Mojave introduces a new feature in its bundled tool System Information: in the Software section is a list of Legacy Software. According to Apple’s Support Note:
“If you’re using macOS Mojave, select Legacy Software in the sidebar to see all applications that have not been updated to use 64-bit processes.”
Only what you’ll see in Legacy Software is far from complete, and thoroughly misleading.
On my iMac, that is all that it lists: fourteen apps out of several hundred which are installed.
Compare that list with the details in Applications, where a great many more apps are listed with “No” to their being 64-bit. Here’s one, for example, Nisus Thesaurus, and several old apps from Nikon.
When I run my 32-bitCheck tool, free from Downloads above, it finds a total of 339 apps and components which are 32-bit only, out of 1425 discovered in my Applications folder.
Whatever Apple’s list of Legacy Software means, it doesn’t tell you which of your apps are 32-bit only and won’t be fully compatible with macOS 10.15. Neither do the alerts which Mojave displays when you open a 32-bit app for the first time, as they appear only for apps which are being put through full Gatekeeper checks because they have just been downloaded from the internet. Those 32-bit apps which you already have installed don’t get put through those checks, so never result in that warning.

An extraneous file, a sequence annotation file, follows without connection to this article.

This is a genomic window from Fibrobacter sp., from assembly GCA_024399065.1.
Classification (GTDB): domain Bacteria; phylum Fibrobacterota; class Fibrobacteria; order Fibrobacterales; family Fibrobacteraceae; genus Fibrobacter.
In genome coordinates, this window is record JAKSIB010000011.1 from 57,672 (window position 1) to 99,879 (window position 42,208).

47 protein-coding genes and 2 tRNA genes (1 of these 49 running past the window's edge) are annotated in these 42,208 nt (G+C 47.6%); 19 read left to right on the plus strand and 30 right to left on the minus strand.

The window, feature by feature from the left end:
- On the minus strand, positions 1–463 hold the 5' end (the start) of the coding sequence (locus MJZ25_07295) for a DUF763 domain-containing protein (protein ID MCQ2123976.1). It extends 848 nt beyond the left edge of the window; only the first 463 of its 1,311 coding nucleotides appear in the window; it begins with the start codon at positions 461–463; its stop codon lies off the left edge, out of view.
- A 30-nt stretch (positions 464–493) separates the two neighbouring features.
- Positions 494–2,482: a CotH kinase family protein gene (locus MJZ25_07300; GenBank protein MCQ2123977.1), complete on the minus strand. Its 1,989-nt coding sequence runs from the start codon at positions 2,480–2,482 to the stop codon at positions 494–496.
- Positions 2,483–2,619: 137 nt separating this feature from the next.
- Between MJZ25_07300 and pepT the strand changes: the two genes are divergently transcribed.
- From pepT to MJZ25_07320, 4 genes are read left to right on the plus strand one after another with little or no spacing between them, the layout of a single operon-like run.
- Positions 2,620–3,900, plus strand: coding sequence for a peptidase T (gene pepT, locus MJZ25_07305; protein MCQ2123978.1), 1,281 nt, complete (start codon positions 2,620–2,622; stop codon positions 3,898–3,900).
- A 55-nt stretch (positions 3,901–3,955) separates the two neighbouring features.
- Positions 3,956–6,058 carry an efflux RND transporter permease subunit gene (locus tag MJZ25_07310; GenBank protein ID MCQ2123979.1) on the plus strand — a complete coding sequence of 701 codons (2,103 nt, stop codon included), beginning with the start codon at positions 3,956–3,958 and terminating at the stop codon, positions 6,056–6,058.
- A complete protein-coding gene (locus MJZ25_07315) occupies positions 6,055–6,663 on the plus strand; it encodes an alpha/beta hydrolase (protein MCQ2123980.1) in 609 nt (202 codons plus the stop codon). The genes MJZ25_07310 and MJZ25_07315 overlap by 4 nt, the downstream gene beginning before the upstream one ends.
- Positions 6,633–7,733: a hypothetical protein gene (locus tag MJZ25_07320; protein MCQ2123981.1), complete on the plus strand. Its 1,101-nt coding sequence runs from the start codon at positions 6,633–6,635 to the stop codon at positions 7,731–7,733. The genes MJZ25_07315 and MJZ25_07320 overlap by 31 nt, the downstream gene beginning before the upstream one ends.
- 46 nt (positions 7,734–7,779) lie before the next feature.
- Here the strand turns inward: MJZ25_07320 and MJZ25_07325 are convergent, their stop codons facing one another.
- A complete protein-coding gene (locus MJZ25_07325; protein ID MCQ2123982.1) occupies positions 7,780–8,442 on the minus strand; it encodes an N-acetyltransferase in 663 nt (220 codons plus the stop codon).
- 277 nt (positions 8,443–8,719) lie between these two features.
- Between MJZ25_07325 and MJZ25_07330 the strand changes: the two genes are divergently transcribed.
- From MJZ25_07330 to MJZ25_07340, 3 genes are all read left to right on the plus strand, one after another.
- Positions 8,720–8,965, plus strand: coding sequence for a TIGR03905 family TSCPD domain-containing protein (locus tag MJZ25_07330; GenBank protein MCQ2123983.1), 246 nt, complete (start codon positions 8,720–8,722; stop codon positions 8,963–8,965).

I’m disappointed that Mojave doesn’t provide any better tool for identifying what needs to be replaced over the next year or so. But you should be able to rely on 32-bitCheck, at least.
(Corrected to read Legacy Software, which makes this even more disappointing, as that should include more than just applications.)